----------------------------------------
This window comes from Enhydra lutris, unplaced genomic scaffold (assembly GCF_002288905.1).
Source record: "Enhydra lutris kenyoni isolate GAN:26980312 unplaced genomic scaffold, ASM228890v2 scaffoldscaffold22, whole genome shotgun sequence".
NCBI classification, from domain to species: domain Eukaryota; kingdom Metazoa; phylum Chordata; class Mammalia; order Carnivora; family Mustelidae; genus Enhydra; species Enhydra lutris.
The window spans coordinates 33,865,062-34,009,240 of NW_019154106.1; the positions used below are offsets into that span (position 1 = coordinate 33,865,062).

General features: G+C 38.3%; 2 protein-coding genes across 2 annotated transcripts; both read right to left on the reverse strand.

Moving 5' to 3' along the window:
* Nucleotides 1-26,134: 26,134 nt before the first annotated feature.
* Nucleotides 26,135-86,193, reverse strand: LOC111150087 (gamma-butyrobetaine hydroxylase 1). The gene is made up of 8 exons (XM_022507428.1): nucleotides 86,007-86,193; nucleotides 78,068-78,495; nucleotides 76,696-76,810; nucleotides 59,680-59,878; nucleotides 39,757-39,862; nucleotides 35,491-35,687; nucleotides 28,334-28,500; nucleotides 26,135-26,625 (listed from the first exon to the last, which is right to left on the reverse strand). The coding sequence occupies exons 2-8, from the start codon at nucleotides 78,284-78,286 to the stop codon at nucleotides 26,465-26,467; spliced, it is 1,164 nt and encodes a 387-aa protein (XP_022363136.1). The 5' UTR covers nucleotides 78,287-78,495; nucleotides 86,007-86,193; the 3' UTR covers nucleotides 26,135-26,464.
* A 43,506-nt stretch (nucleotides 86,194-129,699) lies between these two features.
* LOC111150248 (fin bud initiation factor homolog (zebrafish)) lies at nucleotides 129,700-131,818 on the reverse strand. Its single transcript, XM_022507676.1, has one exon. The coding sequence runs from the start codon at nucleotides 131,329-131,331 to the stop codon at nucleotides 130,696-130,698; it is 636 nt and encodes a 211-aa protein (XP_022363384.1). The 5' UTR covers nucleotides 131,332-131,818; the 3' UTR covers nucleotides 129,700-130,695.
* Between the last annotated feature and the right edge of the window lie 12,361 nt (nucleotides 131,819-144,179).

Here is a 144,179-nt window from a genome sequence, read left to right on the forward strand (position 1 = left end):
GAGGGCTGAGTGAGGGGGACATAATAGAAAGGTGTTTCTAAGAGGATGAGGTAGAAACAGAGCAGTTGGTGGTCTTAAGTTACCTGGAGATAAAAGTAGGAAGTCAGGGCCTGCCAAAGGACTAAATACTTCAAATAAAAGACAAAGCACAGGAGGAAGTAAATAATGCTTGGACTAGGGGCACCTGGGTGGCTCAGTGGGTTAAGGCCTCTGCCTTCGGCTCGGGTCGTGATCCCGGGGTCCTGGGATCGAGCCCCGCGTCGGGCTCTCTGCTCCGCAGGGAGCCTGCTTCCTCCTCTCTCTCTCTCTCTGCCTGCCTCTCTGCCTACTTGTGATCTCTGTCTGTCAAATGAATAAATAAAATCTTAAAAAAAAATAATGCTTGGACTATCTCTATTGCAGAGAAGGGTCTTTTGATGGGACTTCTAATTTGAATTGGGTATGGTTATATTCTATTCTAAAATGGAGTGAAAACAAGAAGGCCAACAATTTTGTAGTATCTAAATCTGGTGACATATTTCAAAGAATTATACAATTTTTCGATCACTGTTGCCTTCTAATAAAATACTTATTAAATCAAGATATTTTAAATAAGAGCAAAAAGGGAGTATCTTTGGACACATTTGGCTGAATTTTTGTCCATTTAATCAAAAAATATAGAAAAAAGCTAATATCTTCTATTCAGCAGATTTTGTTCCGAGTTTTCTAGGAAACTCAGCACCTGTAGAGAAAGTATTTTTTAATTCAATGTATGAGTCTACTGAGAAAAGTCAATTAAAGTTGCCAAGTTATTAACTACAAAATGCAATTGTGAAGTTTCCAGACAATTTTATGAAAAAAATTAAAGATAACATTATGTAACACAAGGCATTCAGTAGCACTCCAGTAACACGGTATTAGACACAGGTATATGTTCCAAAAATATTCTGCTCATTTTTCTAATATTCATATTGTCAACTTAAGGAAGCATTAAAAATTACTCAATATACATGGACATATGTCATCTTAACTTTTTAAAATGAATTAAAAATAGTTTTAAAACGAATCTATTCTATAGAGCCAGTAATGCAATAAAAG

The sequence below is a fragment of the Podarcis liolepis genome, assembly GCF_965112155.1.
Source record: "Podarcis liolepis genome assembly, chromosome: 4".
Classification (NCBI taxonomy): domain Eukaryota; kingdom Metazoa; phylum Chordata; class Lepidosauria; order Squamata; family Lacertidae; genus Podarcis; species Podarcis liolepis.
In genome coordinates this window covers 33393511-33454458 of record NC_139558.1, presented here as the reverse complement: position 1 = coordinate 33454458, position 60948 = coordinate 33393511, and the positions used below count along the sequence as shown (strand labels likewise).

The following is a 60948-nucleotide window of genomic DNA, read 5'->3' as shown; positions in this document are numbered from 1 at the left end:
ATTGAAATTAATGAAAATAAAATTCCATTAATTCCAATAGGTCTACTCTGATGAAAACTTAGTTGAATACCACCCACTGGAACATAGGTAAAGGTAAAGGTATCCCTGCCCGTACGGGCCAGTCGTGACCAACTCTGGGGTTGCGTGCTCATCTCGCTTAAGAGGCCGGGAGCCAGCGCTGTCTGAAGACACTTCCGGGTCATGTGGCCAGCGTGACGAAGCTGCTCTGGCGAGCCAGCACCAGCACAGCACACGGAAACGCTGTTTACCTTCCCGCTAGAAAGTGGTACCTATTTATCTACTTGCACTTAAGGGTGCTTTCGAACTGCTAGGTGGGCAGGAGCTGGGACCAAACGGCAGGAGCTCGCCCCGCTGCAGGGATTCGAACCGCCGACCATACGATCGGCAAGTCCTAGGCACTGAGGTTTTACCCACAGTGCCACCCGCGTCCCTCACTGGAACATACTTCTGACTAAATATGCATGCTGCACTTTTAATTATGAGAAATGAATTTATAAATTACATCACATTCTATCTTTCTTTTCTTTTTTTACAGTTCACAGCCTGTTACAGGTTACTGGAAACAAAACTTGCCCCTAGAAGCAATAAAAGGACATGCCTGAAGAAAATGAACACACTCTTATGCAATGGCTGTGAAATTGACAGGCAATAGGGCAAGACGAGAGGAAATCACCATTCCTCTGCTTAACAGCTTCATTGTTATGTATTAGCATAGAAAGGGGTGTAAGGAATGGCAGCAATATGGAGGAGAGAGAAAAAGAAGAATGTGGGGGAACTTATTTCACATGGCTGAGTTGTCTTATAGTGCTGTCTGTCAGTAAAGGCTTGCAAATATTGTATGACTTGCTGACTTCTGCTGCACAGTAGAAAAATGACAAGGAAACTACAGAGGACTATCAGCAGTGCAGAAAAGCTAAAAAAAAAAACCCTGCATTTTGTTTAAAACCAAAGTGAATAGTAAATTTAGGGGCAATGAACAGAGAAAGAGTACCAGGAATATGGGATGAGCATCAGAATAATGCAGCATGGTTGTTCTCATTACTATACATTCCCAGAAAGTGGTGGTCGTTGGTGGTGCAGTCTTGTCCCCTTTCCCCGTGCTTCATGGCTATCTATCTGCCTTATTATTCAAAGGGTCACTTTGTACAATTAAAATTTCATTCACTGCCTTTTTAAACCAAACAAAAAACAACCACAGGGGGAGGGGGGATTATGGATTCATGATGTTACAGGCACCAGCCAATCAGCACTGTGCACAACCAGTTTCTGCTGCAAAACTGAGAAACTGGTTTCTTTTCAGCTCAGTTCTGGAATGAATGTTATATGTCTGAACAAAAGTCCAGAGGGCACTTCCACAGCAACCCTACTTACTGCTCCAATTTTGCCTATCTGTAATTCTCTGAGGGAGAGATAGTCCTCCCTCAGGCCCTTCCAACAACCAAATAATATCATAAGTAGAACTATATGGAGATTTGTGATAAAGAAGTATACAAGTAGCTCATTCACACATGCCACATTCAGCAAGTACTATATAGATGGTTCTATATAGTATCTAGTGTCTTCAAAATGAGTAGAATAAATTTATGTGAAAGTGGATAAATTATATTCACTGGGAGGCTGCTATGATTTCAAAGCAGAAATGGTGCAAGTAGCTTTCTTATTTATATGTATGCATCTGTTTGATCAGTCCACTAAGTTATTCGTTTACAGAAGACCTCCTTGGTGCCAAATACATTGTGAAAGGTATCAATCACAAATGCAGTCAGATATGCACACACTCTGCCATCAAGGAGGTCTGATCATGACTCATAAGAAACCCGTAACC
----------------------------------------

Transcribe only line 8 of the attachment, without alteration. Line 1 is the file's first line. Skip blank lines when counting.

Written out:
* Nucleotides 26,135-86,193, reverse strand: LOC111150087 (gamma-butyrobetaine hydroxylase 1). The gene is made up of 8 exons (XM_022507428.1): nucleotides 86,007-86,193; nucleotides 78,068-78,495; nucleotides 76,696-76,810; nucleotides 59,680-59,878; nucleotides 39,757-39,862; nucleotides 35,491-35,687; nucleotides 28,334-28,500; nucleotides 26,135-26,625 (listed from the first exon to the last, which is right to left on the reverse strand). The coding sequence occupies exons 2-8, from the start codon at nucleotides 78,284-78,286 to the stop codon at nucleotides 26,465-26,467; spliced, it is 1,164 nt and encodes a 387-aa protein (XP_022363136.1). The 5' UTR covers nucleotides 78,287-78,495; nucleotides 86,007-86,193; the 3' UTR covers nucleotides 26,135-26,464.